The country's largest organization dedicated to reducing gun violence in America recently formed a chapter in the North Fork Valley.
Moms Demand Action For Gun Sense In America North Fork held its first meeting in Paonia on March 1. Organizer and chapter leader Joanna Engman opened the meeting with a brief history of the organization, which was founded by stay-at-home mom Shannon Watts in 2012 in response to the Sandy Hook Elementary School shooting in Newtown, Ct. Since then it has established chapters in all 50 states and has "become the leading force in gun violence prevention," she said.
Like Mothers Against Drunk Driving's work to reduce drunken and drugged driving through legislative action, Moms Demand Action (MDA) seeks to reduce gun violence at the legislative level, said Engman.
Membership in the organization in the weeks following the Feb. 14 shooting at Marjory Stoneman Douglas High School "is swelling like it never did before," Engman told the half a dozen citizens who attended the meeting. She said that a recent meeting of a newly formed Grand Junction chapter attracted about 60 interested citizens, and chapters are forming in Crested Butte and Durango.
A Colorado native and career nurse, Engman moved to the North Fork area from Grand Junction about a year ago. She never considered herself an activist until October's shooting in which a lone gunman killed 58 and injured 851 at a Las Vegas concert. Her two teenaged daughters live in Las Vegas and attend school a few blocks away. The night of the shooting, said Engman, she received a text from one of them saying, "Mom, there's been a shooting."
Engman said the experience left her feeling helpless, "Like I couldn't protect them." That night she went on-line and found MDA. As a nurse, she liked that the organization works at the legislative level and bases its actions on evidence showing what is most effective in addressing gun violence.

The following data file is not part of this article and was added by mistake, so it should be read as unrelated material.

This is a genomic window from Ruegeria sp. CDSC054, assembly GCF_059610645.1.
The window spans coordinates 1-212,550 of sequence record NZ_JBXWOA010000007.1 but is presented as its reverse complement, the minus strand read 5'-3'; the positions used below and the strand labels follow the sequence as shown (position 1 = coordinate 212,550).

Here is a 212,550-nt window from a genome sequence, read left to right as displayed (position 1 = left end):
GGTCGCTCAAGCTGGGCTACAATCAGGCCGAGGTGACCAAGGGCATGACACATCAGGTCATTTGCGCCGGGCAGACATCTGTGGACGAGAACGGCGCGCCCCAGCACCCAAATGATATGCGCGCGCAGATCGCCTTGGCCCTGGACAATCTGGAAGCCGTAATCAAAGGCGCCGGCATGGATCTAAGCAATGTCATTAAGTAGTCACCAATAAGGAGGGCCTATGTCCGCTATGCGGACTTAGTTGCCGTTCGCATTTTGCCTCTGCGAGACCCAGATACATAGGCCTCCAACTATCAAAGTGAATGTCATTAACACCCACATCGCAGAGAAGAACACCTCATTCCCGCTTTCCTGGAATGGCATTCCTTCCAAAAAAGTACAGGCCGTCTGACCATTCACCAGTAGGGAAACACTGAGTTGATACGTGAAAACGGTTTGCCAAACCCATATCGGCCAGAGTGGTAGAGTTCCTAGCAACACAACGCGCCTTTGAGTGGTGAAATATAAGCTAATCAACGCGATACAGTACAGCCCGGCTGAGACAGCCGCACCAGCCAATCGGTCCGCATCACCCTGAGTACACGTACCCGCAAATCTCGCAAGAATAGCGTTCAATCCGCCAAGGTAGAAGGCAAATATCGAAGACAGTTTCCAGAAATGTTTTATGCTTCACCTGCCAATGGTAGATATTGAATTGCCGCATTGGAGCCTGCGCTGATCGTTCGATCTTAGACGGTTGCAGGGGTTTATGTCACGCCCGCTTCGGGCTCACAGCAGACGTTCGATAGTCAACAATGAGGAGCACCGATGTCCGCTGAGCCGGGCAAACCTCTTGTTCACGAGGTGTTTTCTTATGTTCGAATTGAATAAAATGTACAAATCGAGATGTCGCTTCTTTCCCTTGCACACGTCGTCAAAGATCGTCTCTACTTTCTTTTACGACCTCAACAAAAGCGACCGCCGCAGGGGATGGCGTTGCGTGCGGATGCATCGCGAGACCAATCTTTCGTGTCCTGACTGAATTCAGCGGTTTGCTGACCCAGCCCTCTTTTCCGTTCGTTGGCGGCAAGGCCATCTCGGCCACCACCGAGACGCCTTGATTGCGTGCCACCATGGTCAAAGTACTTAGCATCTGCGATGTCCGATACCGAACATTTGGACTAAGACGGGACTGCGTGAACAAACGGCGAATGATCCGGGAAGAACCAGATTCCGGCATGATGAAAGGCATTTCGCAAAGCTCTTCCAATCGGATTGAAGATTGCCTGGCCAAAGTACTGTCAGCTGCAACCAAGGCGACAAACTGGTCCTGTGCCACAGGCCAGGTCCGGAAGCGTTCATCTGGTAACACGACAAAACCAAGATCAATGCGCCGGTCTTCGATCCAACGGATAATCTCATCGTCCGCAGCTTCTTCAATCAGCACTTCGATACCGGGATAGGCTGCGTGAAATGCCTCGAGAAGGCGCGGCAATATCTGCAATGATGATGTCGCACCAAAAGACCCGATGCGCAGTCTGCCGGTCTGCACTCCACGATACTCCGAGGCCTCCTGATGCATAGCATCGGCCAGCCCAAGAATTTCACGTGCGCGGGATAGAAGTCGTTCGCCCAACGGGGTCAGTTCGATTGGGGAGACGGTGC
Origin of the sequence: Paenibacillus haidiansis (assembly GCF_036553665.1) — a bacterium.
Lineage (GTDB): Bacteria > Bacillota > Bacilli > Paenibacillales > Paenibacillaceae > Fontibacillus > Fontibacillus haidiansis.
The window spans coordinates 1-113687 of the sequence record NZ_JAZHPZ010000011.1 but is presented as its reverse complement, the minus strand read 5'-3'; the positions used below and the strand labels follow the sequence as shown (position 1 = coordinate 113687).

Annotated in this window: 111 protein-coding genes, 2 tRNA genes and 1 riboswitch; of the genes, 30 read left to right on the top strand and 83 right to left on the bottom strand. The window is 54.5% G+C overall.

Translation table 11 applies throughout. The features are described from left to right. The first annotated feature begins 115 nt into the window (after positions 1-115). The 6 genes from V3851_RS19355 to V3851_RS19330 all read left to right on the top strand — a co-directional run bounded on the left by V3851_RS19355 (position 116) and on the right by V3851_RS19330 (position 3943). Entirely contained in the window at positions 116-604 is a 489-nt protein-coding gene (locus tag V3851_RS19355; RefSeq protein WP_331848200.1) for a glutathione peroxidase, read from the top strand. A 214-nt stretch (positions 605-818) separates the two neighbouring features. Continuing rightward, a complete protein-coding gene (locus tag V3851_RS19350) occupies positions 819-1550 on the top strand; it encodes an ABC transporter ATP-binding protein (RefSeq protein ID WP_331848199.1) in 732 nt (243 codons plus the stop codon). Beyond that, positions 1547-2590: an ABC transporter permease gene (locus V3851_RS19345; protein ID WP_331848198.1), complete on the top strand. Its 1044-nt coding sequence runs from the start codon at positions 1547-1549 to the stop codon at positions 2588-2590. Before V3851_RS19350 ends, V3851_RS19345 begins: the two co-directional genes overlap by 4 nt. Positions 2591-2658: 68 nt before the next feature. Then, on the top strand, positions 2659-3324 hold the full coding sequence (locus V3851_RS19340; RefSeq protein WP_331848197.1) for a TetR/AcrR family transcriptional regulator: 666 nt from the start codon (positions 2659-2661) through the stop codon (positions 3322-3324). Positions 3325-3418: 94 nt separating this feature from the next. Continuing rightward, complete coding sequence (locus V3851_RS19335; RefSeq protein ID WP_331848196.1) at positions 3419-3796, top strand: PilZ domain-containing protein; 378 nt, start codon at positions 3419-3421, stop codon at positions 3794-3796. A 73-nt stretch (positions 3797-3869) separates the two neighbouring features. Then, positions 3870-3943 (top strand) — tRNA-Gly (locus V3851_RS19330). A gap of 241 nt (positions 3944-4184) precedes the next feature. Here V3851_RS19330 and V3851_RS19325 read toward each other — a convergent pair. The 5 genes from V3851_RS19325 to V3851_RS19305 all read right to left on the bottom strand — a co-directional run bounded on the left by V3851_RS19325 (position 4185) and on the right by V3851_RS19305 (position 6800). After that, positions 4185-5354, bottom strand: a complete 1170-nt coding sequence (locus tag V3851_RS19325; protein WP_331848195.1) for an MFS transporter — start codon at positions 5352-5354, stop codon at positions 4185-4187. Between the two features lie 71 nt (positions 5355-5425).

"I joined Moms the next day," said Engman.
A common misconception about the organization, said Engman, is that members are going after people's guns. "Many of the members own guns," she said. What they seek is "common sense legislation to gun control." Like Mothers Against Drunk Driving, "We are trying to change gun laws and protect our communities from gun violence."
Engman acknowledges that changing gun laws is complicated and divisive, and coming to consensus on solutions to ending gun violence is difficult. "But we all agree that we want these shootings to stop." She requested to have a police officer attend the chapter meeting after individuals posted on Facebook that they plan to attend with open carries, although they never showed.
There is a fear associated with going up against the NRA, which lobbies to protect Second Amendment rights. "But what I'm more afraid of is the violence our children face every day," said Engman. "We should be able to go to church and to the mall without fear."
Those interested in joining the local MDA chapter can contact Engman on Facebook at Moms Demand Action for Gun Sense in America - North Fork, or visit momsdemandaction.org.
On Tuesday, Sept. 11, the Delta County Board of Commissioners called a special meeting to consider the board's response to the Bureau of Land Management's preliminary Environmental Assessment (EA) concerning the lease parcels proposed for the December BLM sale.
Several people from the North Fork were present to provide input.